Support Jon, click to buy via us...
Infamous 2 may not quite nail the periphery, but the central gameplay is as strong as ever. Those looking for a role to play will find one here, but it does require some investment on the part of the player.
From a role play perspective, the first Infamous game was about establishing Cole MacGrath as a believable character. It defined his history, how he got his powers and set out his role in the world - Superhero.
I really got into this role during the first game, so I was a little surprised to find that Infamous 2 rewrites much of this history. For a start Cole's voice has changed, and he has a stockier appearance. He also seems to have inexplicably lost many of the power of the first game -- which you soon discover you need to work to earn back.
But as I played I actually found myself warming to this more fallible Cole. He is moodier and more petulant in a way that is unusual for a videogame lead and underlines his almost unlikable anti-hero persona.
Along with a revised character we also have a new location to explore. Infamous 2 takes us from Empire City to New Marais and here too I found more humanity and more interest. It's obviously based around New Orleans and has a post-carnival atmosphere about the place.
Getting around is a little easier too - Sucker Punch have made the game more accessible for newcomers. New electrical poles enable you to traverse the city vertically as well as horizontally with greater ease. I was reminded of Crackdown as I rummaged in every corner of the world looking for Blast Shard power-ups and Dead Drops audio-books.
I quickly built up a strong identity with him.
The story unfolds in fits and starts and grants a real sense of personality to Cole. As I played through the opening few hours I quickly built up a strong identity with him, and wanted to play the game as I imagined he would himself - rather than just acting out my own fantasises.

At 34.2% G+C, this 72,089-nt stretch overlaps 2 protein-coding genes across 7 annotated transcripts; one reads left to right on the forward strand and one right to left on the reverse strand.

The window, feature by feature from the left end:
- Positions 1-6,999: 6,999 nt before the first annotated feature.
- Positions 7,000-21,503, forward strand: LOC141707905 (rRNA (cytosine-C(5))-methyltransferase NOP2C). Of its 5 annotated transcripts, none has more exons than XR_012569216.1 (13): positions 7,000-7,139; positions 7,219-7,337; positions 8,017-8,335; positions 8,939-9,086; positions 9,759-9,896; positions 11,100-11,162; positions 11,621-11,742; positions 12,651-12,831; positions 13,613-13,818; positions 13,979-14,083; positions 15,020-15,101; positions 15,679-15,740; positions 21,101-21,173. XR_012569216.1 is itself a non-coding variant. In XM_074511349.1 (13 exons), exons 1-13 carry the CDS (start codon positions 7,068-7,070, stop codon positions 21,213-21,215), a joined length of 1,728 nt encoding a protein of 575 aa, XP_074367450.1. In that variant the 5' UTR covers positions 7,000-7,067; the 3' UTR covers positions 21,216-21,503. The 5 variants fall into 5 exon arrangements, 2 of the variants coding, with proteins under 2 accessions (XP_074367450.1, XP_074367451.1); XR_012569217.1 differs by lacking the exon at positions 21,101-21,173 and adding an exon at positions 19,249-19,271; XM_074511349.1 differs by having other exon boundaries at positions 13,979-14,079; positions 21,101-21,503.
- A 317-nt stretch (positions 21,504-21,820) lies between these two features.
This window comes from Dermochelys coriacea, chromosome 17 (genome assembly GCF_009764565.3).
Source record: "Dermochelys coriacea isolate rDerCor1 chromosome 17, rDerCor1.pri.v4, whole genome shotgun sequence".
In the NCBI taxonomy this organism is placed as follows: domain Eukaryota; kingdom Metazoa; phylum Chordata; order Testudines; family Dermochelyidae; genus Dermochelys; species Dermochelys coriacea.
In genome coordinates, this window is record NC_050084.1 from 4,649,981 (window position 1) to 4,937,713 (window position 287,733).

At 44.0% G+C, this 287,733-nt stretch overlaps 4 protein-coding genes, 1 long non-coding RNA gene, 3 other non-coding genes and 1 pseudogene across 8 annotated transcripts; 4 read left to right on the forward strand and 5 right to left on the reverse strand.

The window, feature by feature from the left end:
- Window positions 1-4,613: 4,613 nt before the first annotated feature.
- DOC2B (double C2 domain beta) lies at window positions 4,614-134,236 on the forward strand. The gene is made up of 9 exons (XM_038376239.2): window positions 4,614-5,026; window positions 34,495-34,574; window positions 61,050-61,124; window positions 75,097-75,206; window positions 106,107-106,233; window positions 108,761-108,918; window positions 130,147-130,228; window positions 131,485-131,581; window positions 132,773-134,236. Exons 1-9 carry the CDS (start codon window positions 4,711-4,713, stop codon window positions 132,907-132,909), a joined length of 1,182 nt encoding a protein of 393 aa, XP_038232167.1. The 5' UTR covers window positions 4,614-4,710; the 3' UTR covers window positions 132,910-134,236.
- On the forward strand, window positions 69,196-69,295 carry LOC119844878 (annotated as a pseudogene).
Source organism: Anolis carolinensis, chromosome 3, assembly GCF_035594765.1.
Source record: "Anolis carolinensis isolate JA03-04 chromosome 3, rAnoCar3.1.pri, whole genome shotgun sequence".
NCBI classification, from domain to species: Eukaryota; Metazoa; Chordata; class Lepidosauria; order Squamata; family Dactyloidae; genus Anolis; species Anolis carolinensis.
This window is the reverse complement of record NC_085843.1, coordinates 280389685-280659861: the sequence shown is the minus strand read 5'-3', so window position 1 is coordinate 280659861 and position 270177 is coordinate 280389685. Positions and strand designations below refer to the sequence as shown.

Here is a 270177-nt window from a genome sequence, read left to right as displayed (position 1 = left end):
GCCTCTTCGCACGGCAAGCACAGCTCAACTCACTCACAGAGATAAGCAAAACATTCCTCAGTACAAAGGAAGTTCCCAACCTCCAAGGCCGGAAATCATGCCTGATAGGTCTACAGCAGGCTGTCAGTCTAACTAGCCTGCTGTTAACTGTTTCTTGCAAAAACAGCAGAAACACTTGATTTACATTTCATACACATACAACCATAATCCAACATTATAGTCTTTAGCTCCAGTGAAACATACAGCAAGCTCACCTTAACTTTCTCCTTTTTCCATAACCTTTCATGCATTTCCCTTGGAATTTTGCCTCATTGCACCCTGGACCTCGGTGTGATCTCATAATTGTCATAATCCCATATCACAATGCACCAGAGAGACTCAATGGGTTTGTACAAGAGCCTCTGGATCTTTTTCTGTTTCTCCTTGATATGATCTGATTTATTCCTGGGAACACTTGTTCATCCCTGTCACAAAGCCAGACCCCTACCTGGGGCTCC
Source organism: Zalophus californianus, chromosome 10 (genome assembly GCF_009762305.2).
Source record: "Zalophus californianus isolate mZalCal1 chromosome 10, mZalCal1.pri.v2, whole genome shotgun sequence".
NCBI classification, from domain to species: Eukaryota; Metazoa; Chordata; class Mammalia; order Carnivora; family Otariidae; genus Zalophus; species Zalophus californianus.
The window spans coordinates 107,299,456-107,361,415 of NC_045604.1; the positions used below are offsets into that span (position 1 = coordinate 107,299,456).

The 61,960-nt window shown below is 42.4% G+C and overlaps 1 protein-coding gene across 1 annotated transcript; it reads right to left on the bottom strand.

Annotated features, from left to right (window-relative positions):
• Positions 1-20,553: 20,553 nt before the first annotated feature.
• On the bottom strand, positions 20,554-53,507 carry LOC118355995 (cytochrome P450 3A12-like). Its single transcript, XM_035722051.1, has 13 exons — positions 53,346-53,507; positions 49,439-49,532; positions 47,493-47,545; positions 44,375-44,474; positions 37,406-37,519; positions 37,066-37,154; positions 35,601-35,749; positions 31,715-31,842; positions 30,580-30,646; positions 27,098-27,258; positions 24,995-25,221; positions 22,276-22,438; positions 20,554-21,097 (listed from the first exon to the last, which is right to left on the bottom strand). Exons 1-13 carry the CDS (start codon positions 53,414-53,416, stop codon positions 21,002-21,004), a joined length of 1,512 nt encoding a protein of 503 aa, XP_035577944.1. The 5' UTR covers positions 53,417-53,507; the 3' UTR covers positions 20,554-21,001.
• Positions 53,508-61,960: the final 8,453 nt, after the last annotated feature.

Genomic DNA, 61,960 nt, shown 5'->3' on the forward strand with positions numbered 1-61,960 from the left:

The main thrust of the game revolves around Cole boosting his powers to take on The Beast. This picks up where the first game left off and means that if you have time to visit the original beforehand you will get more out of the story here.
The main enemy is Bertrand, a dictator who reveals himself to be both colourful and multifaceted. Along the way Cole is joined by two other Superheroes who team up to help him progress. This is by no means high-literature but it functions in a tight knit way with the gameplay and feels nicely cohesive.
As in the original you get to choose between good or bad routes here (Famous or Infamous as the game puts it). These choices are often binary to the extreme and present a view of the world that is simplistic to say the least. This is obviously not a morality play - not a successful one at least.
What it does do well though is create a range of excuses for some highly entertaining combat. Some may find this a little repetitious, but I warmed to the rhythm of each wave of attackers and really enjoyed honing my shooting skills and superpowers.
It adds another dimension without breaking your suspension of disbelief.
There was a section towards the middle of the game where this does grind a little, but pushing through rewards you with the powers and abilities to start making faster progress. It's also helped by the enanced navigation system - the electrical power lines. This isn't quite as flexible as Assassin's Creed or imaginative as Bioshock Infinite but it still adds another dimension to the game world without breaking your suspension of disbelief.
While I know there will be many who will suggest that Infamous 2 is a missed opportunity, for me it gets an awful lot right. In terms of developing interesting characters and creating a believable world this is far advanced from the first outing. While the gameplay may be largely the same, the marginalia around that central mechanic are now much more interesting. For that reason I'd happily play the game again to try out the good path - yes I couldn't resist being Infamous the first time through.
With so many different perspectives it can be hard to know where to start - a little like walking into a crowded pub. Sorry about that.
But so far we've not found a way to streamline our review output - there's basically too much of it. So, rather than dilute things for newcomers we have decided to live with the hubbub while helping new readers find the columnists they will enjoy.
Our columnists each focus on a particular perspective and fall into one of the following types of gamers: